‘I cannot remember a time when so many energumens were so variously proclaiming the Word to the multitude and telling them what they must do to be saved,” Albert Jay Nock wrote in an essay titled “Isaiah’s Job” (1936). “This being so, it occurred to me, as I say, that the story of Isaiah might have something in it to steady and compose the human spirit until this tyranny of windiness is overpast.”
Well, it’s been just shy of 80 years since Nock wrote that, and if the tyranny of windiness ever dissipated, it has surely returned and tightened its grip. Nock was a founding father of both modern American libertarianism and conservatism. But he was no activist. If anything, he was the first inactivist.
Perhaps because he lived in a time when the “wave of the future” — to borrow a phrase from Anne Morrow Lindbergh — was one flavor of statism or another, he felt there was nothing to be done other than hold onto something solid and ride out the rough seas below and ahead.
In that essay, Nock rewrote the tale of the Prophet Isaiah. At the end of King Uzziah’s reign in 740 b.c., God asked Isaiah to warn the Jews of His wrath to come. But God told Isaiah: “I suppose perhaps I ought to tell you that it won’t do any good. The official class and their intelligentsia will turn up their noses at you and the masses will not even listen. They will all keep on in their own ways until they carry everything down to destruction, and you will probably be lucky if you get out with your life.”
So why send me on this errand in the first place? Isaiah asked. “Ah,” the Lord said, “you do not get the point. There is a Remnant there that you know nothing about. They are obscure, unorganized, inarticulate, each one rubbing along as best he can. They need to be encouraged and braced up because when everything has gone completely to the dogs, they are the ones who will come back and build up a new society; and meanwhile, your preaching will reassure them and keep them hanging on. Your job is to take care of the Remnant, so be off now and set about it.”
Albert Jay Nock believed in standing on the sidelines of history, whispering that even the worst waves eventually stop. Buckley believed one must stand in the path of the wave, “athwart History, yelling stop!” — so that others might hear you.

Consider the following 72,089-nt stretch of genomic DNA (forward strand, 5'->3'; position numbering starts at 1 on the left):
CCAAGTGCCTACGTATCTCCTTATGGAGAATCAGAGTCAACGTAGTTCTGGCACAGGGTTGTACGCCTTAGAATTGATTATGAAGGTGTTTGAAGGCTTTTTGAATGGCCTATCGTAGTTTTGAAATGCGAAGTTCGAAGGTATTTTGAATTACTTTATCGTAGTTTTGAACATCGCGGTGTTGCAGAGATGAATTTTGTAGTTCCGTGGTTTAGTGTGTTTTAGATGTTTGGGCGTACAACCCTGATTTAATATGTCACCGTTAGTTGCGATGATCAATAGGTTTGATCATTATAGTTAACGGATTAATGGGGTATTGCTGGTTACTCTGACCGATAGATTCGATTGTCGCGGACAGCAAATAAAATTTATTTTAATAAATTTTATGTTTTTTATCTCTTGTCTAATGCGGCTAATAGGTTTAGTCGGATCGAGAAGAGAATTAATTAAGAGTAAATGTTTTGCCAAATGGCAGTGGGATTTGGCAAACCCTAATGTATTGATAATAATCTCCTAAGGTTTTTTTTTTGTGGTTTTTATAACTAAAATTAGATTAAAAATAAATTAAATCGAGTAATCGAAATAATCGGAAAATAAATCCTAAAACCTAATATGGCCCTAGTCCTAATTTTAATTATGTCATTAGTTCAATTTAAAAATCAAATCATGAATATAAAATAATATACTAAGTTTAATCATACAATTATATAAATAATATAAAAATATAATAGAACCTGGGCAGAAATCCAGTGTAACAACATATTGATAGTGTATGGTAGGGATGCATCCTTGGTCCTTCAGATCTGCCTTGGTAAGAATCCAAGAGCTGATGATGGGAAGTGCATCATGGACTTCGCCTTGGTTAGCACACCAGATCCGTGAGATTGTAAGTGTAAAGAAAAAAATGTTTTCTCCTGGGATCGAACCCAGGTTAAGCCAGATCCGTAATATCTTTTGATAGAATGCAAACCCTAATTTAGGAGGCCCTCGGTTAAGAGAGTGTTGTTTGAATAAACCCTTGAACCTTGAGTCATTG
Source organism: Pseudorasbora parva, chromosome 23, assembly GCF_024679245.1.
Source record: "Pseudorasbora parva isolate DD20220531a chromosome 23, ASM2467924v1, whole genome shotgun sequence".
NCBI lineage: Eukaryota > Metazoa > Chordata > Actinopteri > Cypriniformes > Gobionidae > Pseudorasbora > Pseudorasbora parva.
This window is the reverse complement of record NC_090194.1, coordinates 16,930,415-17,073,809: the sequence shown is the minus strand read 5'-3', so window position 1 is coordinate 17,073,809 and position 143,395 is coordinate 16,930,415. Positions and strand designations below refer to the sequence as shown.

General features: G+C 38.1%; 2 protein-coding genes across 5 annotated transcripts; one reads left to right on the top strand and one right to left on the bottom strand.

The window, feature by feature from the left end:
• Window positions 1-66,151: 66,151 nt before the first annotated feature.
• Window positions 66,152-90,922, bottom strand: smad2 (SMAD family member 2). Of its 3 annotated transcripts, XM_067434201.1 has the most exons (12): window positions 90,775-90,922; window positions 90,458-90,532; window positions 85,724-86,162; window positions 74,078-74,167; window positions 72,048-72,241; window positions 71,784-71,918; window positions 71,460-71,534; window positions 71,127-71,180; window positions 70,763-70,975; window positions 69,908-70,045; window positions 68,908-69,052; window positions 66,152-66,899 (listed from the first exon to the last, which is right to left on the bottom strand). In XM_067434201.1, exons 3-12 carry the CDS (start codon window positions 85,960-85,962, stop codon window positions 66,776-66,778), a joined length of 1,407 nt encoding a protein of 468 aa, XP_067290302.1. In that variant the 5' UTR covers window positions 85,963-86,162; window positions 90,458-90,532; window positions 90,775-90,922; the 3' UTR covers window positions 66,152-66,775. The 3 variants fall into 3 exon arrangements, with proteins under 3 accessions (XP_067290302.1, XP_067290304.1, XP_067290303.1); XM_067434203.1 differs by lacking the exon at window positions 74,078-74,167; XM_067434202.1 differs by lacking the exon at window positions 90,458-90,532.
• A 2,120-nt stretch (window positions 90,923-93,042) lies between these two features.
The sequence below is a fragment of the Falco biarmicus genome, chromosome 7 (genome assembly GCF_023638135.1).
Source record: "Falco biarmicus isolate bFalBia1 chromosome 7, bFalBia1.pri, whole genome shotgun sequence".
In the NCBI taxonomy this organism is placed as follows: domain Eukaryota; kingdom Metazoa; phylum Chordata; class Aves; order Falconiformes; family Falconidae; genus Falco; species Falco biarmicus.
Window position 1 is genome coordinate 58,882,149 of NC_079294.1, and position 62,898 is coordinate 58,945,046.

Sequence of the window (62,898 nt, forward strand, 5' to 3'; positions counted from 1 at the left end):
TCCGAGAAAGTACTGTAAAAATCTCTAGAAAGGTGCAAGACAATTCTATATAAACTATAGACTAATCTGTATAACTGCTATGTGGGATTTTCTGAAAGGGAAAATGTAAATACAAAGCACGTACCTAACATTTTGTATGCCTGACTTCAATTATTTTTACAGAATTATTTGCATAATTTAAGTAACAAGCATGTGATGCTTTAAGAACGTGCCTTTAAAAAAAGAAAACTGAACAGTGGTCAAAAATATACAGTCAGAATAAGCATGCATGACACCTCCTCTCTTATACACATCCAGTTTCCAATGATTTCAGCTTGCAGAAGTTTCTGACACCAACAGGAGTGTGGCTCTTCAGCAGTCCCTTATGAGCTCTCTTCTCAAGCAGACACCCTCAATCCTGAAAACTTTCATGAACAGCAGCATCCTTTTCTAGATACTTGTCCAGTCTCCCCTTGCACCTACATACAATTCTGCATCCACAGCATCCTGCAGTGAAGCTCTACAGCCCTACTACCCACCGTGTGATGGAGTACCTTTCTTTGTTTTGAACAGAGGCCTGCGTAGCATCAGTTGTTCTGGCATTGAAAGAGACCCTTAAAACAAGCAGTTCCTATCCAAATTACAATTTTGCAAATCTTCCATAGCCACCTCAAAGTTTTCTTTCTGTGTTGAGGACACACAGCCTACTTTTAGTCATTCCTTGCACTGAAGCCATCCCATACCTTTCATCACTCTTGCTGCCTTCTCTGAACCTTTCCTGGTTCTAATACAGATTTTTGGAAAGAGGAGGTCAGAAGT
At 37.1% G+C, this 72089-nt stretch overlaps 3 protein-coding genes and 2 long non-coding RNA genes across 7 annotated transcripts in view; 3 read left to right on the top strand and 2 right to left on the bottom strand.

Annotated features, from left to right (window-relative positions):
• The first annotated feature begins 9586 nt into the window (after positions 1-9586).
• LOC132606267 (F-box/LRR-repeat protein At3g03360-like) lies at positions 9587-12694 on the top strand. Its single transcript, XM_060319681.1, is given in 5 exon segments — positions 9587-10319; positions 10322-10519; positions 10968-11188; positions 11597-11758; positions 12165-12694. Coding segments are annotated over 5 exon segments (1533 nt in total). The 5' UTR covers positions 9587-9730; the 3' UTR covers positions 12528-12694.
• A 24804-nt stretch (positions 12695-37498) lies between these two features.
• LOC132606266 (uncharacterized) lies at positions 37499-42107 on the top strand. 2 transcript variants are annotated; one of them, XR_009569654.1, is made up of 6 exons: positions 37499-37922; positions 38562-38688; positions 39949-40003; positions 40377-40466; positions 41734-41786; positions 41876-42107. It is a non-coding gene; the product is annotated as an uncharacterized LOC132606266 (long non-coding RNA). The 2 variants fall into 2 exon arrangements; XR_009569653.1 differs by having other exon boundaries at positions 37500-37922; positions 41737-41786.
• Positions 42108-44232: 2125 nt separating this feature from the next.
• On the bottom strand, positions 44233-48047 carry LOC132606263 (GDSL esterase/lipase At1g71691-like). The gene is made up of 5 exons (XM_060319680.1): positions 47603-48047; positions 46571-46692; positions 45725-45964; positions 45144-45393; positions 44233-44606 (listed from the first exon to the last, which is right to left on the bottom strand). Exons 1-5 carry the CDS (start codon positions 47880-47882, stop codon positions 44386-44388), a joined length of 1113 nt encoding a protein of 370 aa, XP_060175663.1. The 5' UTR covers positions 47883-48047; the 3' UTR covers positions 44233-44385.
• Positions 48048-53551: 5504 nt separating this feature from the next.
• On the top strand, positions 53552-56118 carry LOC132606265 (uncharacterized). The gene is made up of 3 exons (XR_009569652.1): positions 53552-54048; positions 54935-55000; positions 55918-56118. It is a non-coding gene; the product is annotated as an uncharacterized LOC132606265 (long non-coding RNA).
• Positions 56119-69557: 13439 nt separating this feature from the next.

Nock was a mentor to William F. Buckley and Nock’s voice echoes throughout Bill’s thought and prose. But it was just an echo. Buckley took up Isaiah’s mantle, but not Nock’s fatalism. Nock believed in standing on the sidelines of history, whispering that even the worst waves eventually stop. Buckley believed one must stand in the path of the wave, “athwart History, yelling stop!” — so that others might hear you.
What Bill understood was that history is not in fact a cold impersonal force, like a wave. It is the collective result of human will. And human will can be argued with in a way that a wave cannot. The remnant not only hears such arguments, it responds — and, on occasion, it rallies. Goethe’s advice was better than Nock’s; “Be bold and mighty forces will come to your aid.”
You are one of those mighty forces, and we rely upon your aid.
I’ve written more of these appeals than I can count. On one level it is a chore. I hate asking people for money even when they owe it to me. Asking people who owe me nothing — in fact, people we at National Review owe so much to — is worse than a chore, it’s an imposition.
But it’s also necessary. The tyranny of windiness is once more loose upon the land. Those shouting loudest once again want to convince the world that the coming wave of the future is inevitable and everyone should get out of its way. We seek not just to stand athwart it, yelling Stop, but shouting even louder, “there’s a better way.”
And for that, we need your help.